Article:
The Monthly Scientist: Miss June

The Monthly Scientist

Is it really July already! The year seems to be flying by and I’m racing towards moving to London to start my masters degree! But plenty more blogs to write before that comes around.

Miss Lynn Margulis


Born: 5 March 1938

Died: 22 November 2011

Noted for: American evolutionary theorist, particularly for the theory of symbiogenisis.

Why scientist of the month?

Symbiosis is a fantastic word don’t you think? Well we have to thank (at least in part) Margulis for such a word. Her life’s work was centred on the idea of organisms in association with each other. The relationship could be beneficial to one or more of the organisms but it could also be unfavourable. The scientific community in the 1980s were highly sceptical of this idea. Most were more agreed to the Darwin “survival of the fittest” way of looking things even though the two ideas do work in harmony.

Her main work was on the endosymbiotic theory. This theory is about the origin of eukaryotic cells (cells with a nucleus). To condense the theory somewhat it suggests that mitochondria and chloroplasts were once there own independent bacteria. Then they merged with other cells to become the eukaryotic cell we know and love today. At the time many thought that the theory was completely wacky but now its widely accepted.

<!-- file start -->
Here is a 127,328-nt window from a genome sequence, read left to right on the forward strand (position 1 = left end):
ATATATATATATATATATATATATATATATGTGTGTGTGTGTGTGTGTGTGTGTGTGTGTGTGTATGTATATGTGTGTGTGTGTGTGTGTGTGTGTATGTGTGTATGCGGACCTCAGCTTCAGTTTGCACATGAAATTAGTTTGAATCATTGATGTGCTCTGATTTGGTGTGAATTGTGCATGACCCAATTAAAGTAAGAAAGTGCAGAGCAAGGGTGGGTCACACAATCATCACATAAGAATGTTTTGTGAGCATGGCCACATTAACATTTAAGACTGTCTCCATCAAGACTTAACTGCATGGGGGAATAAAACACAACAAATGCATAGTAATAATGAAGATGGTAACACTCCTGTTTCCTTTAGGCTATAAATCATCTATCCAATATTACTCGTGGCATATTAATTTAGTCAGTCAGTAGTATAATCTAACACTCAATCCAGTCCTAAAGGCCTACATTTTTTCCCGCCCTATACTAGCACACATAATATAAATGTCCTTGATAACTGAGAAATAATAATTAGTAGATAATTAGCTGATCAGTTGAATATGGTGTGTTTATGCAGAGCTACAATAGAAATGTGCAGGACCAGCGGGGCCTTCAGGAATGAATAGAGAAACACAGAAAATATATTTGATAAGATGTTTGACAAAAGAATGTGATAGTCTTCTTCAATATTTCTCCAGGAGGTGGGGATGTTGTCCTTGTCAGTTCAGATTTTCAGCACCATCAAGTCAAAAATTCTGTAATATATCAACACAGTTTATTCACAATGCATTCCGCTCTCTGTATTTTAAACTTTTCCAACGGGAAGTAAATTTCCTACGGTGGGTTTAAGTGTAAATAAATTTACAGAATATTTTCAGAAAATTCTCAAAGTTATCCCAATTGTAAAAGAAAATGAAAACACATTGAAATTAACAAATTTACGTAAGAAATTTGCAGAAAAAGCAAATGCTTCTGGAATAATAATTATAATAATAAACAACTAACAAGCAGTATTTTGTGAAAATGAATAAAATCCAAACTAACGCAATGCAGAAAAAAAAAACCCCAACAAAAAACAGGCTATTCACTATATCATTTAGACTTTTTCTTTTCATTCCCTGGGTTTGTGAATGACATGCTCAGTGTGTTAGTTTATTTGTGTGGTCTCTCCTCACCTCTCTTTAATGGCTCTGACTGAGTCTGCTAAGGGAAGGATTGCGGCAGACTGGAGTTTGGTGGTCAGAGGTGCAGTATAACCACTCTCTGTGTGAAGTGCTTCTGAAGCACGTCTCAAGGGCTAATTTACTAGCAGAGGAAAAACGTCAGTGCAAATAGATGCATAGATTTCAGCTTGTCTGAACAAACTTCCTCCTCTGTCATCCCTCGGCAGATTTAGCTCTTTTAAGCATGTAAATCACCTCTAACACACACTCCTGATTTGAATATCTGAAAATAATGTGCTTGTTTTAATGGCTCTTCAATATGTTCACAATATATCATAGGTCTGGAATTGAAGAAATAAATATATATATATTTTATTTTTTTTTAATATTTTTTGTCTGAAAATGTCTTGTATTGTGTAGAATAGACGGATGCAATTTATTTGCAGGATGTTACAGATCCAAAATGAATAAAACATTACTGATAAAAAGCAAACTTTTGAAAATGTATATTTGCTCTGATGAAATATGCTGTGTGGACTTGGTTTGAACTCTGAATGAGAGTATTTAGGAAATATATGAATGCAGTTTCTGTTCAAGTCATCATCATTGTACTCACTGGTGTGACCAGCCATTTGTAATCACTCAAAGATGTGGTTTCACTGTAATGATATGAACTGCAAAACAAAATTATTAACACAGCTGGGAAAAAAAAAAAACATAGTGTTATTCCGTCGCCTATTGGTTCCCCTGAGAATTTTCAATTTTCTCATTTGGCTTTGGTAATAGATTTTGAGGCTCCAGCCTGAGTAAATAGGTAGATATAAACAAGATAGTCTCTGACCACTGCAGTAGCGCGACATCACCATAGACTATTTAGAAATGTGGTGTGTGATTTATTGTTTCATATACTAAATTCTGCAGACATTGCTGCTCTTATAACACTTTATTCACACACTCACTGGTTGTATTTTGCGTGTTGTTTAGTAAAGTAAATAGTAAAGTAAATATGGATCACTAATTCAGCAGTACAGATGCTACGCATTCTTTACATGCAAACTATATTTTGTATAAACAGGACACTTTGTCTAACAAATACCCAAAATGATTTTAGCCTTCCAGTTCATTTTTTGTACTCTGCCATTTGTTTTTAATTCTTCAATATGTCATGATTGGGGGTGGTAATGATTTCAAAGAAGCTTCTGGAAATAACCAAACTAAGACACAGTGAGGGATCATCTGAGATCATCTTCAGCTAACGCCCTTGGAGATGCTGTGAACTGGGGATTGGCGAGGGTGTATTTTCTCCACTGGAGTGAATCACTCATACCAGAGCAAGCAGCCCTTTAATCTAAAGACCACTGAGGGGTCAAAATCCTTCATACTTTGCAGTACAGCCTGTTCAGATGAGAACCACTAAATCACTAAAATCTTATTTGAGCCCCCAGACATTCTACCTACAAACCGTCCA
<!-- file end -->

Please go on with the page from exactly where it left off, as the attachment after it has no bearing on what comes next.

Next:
She also worked on another hypothesis called the Gaia hypothesis. This proposes that Earth can be viewed as one singular self regulating organism. It goes on to say that everything on Earth relies on each and that the life forms actively regulate the Earth to maintain conditions best for them.

By now you might realise that I like to conclude these on a quote from the scientist 220px-Lynn_Margulisthemselves, honestly there were so many from this lady that I found it hard to pick one. Nevertheless to conclude here is my favourite quote from Margulis:

“Life on earth is such a good story you cannot afford to miss the beginning… Beneath our superficial differences we are all of us walking communities of bacteria. The world shimmers, a pointillist landscape made of tiny living beings.”

ThatBiologist Everywhere!





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